In another form, the invention includes a seeding machine having at least one seed metering system, each seed metering system including a housing and a seed disk disposed within the housing, the seed disk having a rotational axis and a plurality of seed cells defining a generally circular path. An arm is pivotally mounted on the housing about an axis generally parallel to the rotational axis of the seed dish and is positioned adjacent the seed cells. The shaft is journaled about an axis generally parallel to the rotational axis of the seed disk, the shaft having an eccentric connection to the arm at a location spaced from the pivotal axis of the arm. A lever is pivotally mounted to the shaft about an axis approximately at a right angle to the longitudinal axis of the shaft. An element contacts the shaft and is connected to the lever. The lever is pivoted between first and second positions, the first permitting rotational displacement of said shaft by said element and the second position preventing rotational displacement of said shaft by said element.
Seed disk 18 is journaled on shaft 26 which is driven by an appropriate motor 28 through a gear mechanism (not shown) to turn the seed disk 18 in the direction of arrows A. The seeds that have accumulated against the bottom of seed disk 18 then find their way to the seed cells by virtue of the pressure differential across the seed disk. As the disk turns in a counterclockwise fashion, as shown in
Because of the variability of the shape and size of seeds, double seeds may be retained within the seed cells. To eliminate this condition, a singulator, generally indicated by reference character 30, is provided. Although this component may be referred to as a singulator it is also described in the art as a “double eliminator”. The singulator 30 includes an arm 32 pivotally mounted to housing at screw 34 and positioned adjacent the path of the seed cells 20. The arm 32 has a plurality of ramps 36 and 38 to knock off double seeds that have been somehow retained or lodged in the seed cells 20. Arm 32 is generally arcuate in shape and has an adjustment mechanism, generally indicated by reference character 40, at an end radially spaced from pivot screw 34. The purpose of mechanism 40 is to cause the singulator 30 to pivot about pivot screw 34 and accommodate seeds of different varieties and grades to provide the most effective elimination of double seeds. The adjustment mechanism 40 is operator manipulated in accordance with the present invention.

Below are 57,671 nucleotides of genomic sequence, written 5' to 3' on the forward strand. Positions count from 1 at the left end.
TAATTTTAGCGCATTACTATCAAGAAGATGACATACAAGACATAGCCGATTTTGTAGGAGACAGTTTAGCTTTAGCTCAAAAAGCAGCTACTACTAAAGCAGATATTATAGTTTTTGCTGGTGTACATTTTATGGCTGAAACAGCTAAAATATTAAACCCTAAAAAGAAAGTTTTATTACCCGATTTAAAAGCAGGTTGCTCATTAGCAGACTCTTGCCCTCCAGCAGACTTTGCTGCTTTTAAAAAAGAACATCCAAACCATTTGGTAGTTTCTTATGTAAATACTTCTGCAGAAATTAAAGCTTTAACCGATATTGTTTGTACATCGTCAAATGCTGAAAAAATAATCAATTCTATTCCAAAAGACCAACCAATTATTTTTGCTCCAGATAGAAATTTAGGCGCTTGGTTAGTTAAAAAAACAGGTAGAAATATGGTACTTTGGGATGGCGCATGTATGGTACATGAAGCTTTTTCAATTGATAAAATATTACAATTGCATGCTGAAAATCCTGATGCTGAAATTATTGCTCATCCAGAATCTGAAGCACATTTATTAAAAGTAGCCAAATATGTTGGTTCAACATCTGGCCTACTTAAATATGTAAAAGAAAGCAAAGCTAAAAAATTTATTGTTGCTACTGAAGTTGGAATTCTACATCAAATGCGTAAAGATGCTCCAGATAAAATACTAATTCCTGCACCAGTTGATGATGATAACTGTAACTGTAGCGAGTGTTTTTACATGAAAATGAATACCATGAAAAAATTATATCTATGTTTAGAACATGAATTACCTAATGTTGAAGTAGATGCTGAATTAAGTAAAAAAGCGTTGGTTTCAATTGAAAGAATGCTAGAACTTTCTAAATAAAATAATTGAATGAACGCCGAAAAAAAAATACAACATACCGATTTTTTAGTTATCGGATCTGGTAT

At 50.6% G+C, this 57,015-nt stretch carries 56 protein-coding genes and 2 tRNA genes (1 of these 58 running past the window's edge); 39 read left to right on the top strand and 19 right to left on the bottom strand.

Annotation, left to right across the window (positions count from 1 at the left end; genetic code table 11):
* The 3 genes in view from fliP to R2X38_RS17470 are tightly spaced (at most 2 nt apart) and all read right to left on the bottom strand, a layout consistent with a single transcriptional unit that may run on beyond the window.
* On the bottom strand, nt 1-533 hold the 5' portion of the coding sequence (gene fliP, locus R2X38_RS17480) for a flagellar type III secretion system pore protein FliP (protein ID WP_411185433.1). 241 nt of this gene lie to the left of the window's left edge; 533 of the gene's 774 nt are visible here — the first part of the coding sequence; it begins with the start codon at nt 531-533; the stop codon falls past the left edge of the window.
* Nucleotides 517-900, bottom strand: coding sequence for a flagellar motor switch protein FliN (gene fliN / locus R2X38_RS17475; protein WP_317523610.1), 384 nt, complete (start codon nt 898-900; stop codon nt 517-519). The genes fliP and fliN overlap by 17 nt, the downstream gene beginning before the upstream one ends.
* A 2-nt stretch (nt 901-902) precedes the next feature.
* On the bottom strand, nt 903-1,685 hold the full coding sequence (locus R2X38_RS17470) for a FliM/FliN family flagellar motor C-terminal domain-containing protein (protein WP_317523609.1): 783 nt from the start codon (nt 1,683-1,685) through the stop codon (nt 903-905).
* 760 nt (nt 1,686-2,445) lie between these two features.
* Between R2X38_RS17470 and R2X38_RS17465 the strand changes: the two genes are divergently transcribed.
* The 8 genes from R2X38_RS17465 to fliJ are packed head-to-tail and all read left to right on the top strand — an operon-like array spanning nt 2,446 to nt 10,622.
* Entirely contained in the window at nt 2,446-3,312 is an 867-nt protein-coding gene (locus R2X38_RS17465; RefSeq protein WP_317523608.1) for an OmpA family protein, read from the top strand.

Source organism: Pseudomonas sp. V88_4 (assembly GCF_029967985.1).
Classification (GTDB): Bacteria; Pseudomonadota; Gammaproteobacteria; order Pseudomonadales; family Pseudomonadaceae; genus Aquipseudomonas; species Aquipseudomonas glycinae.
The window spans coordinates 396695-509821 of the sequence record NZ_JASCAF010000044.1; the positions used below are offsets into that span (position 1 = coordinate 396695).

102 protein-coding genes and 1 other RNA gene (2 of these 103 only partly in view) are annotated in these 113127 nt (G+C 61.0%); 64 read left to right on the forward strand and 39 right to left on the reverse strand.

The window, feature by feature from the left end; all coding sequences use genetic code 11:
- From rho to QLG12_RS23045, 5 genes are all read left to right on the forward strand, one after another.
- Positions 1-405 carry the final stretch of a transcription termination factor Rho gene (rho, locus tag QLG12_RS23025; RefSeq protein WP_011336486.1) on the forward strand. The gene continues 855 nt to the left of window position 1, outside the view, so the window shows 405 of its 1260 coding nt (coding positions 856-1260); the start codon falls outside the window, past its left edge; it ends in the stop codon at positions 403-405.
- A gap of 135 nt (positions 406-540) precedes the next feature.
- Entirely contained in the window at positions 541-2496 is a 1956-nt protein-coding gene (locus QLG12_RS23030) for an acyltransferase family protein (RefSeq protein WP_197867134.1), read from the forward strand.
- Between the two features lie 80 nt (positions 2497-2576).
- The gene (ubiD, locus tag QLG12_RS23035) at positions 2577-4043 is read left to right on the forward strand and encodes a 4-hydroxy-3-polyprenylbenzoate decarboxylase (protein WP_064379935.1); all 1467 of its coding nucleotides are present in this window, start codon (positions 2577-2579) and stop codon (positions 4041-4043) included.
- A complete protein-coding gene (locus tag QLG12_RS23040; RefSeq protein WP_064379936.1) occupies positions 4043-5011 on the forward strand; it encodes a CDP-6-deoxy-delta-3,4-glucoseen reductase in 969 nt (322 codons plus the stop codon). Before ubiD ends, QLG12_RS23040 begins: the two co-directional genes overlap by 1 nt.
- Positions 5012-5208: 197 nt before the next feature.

As shown in
As noted especially in
When the singulator 30 is assembled as shown in
As shown particularly in
As shown in